A BARRHEAD primary is taking part in a ground-breaking “school citizen science project” ahead of Glasgow hosting the UN Climate Change Conference (COP26) in November.

The education programme aims to inspire kids about the success story of wild salmon in the River Clyde and has been developed by conservation organisations, including the Clyde River Foundation (CRF), Missing Salmon Alliance (MSA) and US initiative, Salmon School, in collaboration with the Smithsonian Museum.

During the project, pupils will visit their local river to find out more about the story of the Clyde and its tributaries, wild salmon, their lifecycle and the factors affecting them, as well as surveying the habitat and fish populations.

Carlibar is one of 26 primaries recruited, with 32 primary six children taking part in the first part of this project on August 31 with a visit to the Levern Water.

Scientists from the CRF showed the children how to take water samples and carried out other experiments to help them catch and examine the fish.

The children helped collect eDNA (molecules released by fish into the water) from water samples and these will be sent to the Smithsonian in Washington DC for analysis. The children will get information back about the findings of this.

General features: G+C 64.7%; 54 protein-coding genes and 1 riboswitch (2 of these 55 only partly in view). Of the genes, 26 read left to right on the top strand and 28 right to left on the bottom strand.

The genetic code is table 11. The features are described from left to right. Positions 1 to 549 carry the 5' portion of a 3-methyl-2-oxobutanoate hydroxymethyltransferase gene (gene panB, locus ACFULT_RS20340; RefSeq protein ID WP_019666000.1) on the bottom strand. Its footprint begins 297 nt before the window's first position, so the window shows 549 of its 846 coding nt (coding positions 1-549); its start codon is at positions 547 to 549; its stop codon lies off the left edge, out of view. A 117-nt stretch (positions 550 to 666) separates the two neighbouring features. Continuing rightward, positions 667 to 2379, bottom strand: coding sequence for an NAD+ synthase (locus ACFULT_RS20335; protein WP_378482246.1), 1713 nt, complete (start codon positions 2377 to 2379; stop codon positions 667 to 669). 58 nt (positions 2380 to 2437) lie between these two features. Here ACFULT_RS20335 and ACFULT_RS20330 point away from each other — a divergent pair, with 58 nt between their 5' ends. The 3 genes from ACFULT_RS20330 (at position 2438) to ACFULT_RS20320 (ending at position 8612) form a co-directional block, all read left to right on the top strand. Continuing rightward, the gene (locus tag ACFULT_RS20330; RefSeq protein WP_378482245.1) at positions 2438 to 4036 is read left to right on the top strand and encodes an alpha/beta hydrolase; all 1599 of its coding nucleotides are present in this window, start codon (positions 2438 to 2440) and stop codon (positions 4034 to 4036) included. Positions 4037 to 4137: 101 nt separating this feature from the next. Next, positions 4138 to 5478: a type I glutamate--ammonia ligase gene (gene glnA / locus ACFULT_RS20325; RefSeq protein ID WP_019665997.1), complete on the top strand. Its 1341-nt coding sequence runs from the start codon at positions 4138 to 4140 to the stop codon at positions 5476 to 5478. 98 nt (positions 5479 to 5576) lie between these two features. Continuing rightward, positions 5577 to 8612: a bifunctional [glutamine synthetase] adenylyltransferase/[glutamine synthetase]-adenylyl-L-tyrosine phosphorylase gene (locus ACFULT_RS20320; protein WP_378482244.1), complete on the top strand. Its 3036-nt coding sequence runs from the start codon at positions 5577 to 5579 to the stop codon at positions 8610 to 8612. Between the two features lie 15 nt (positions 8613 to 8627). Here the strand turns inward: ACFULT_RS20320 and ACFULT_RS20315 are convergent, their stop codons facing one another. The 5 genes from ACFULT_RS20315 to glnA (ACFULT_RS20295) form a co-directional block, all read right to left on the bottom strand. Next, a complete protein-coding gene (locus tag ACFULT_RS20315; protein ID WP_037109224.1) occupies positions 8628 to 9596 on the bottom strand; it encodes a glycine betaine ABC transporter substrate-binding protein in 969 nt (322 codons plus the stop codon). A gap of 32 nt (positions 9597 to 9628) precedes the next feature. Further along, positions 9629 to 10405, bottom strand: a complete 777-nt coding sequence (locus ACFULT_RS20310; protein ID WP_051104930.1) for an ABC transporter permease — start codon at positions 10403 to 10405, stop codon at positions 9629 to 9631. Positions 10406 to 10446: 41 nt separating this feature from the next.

The pupils will also be involved in classroom learning experiences and further visits to the watercourse between now and COP26 to monitor the river and share the message of the importance of cool, clean water.

Carlibar depute head Michelle Fleming, who is supporting pupils through the project, said: “We are delighted to have the opportunity to be involved with the CRF in this exciting project.

“The children were amazed by the number of different types of fish and invertebrates they were able to find in the Levern Water.

“The project gives them the opportunity to learn different scientific techniques in a real life learning context and also increase their knowledge about the importance of rivers to our environment.”

Willie Yeoman, CRF director, added: “Salmon’s return to the Clyde is a powerful message and resonates with global stories of communities protecting and restoring salmon to their local rivers. We aim to create the salmon stewards of the future.”